In writing recently about his mother, the columnist Thomas Friedman remembered her saying that the pessimists are usually right and the optimists are usually wrong, but most of the great changes in the world were the work of the optimists. I know that at W&J, you've learned the power of optimism.
Certainly our honorary degree recipients exemplify the optimistic exercise of conviction. How easy it would have been for Helen Thomas to say, "There are no prominent women in political journalism, I think I'll give up." Instead, for more than forty years, she quizzed presidents on behalf of the American people. How easy it would have been for Prime Minister Barzani to have accepted civil conflict as inevitable in his part of the world and to have resigned himself to the old ways of violence rather than pushing forward to the new ways of peace. How easy it would have been for Eboo Patel and Emilie Townes to accept religious intolerance rather than devoting their lives to cross-faith dialogue. How easy for Dr. Pellegrini to have given up when he struggled to afford college rather than diving in, working hard, and, as a result changing the lives of countless patients and their families.
At a women's leadership retreat here at W&J, one student asked me, "What do you do when just don't want to go to work in the morning?" I read this question as equivalent to, "What do you do when your optimism is flagging, when, in Yeats' terms, you lack conviction?" My answer is that if you deeply believe in what you are doing, if your jobs and your friendships and your family are important to you, you will find that everyday you want to wake up and face the complexities of the world. Making the world and your role in important takes dedication and focus. Strive to achieve that focus even as the world around you pummels you with text messages, with advertisements to eat this, moisturize that, drive this.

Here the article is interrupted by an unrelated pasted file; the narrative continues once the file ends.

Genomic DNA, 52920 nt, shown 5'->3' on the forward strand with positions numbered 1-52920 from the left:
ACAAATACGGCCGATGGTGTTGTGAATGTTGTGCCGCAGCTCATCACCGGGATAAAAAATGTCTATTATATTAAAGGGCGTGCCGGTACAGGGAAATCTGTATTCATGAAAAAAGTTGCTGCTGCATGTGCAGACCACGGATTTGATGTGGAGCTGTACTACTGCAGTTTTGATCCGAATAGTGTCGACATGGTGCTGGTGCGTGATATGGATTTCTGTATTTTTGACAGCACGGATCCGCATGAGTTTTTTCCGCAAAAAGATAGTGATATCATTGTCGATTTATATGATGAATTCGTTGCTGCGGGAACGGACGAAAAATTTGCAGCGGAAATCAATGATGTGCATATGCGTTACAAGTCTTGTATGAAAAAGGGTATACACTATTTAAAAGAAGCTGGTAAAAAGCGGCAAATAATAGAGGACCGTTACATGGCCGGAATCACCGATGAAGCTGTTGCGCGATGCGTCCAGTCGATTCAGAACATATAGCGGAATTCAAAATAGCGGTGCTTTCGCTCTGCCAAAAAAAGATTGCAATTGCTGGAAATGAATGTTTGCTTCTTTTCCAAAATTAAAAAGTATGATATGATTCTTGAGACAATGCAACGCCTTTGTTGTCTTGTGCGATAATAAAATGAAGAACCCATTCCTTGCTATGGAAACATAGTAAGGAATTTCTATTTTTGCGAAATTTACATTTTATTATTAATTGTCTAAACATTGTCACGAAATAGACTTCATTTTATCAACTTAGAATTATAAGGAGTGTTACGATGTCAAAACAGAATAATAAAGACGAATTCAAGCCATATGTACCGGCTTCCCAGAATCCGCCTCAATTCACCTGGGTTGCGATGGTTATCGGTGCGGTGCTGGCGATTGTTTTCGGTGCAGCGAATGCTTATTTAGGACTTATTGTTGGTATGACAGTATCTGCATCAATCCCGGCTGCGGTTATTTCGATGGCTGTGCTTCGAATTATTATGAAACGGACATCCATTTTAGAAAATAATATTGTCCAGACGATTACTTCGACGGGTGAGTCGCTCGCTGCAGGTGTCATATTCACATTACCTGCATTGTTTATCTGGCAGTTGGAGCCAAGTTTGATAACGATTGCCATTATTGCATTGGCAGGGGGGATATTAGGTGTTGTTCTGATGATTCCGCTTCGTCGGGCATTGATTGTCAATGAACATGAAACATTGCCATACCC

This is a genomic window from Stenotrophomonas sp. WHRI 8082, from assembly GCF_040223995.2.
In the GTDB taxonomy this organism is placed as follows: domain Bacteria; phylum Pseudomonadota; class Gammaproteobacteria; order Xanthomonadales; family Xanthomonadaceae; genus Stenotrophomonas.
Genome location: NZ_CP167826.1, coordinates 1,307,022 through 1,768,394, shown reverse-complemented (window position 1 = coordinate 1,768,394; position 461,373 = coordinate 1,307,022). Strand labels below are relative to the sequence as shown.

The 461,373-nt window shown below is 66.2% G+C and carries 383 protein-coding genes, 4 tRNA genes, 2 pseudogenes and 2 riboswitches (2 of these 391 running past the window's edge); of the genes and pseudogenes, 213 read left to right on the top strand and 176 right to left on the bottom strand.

I hope that W&J has taught you that kind of focus. As I have listened as you explain the difficult research you are doing to understand stream ecology or the way gender and power interact or how to prevent civil wars, I believe that we have taught you perseverance. As I have watched you play lacrosse in the snow, working together as a team in bone chilling cold, I believe that we have taught you optimism. As I have seen you in the library late at night, head bent over a book, straining to understand a difficult text or watched as you worked and re-worked a painting until it was truly good, I think we have taught you to have the courage of your convictions.
W&J has given you a supportive environment in which to learn these skills. Now you will go into a less supportive world, one that will not necessarily be focused on your individual success. But you are prepared. You are ready. Go forth with optimism, with wisdom, and with the strength of your convictions. We are counting on you to find a cure for cancer and to forge a society that ensures the welfare of all citizens, and to bring us peace and prosperity.
President Tori Haring-Smith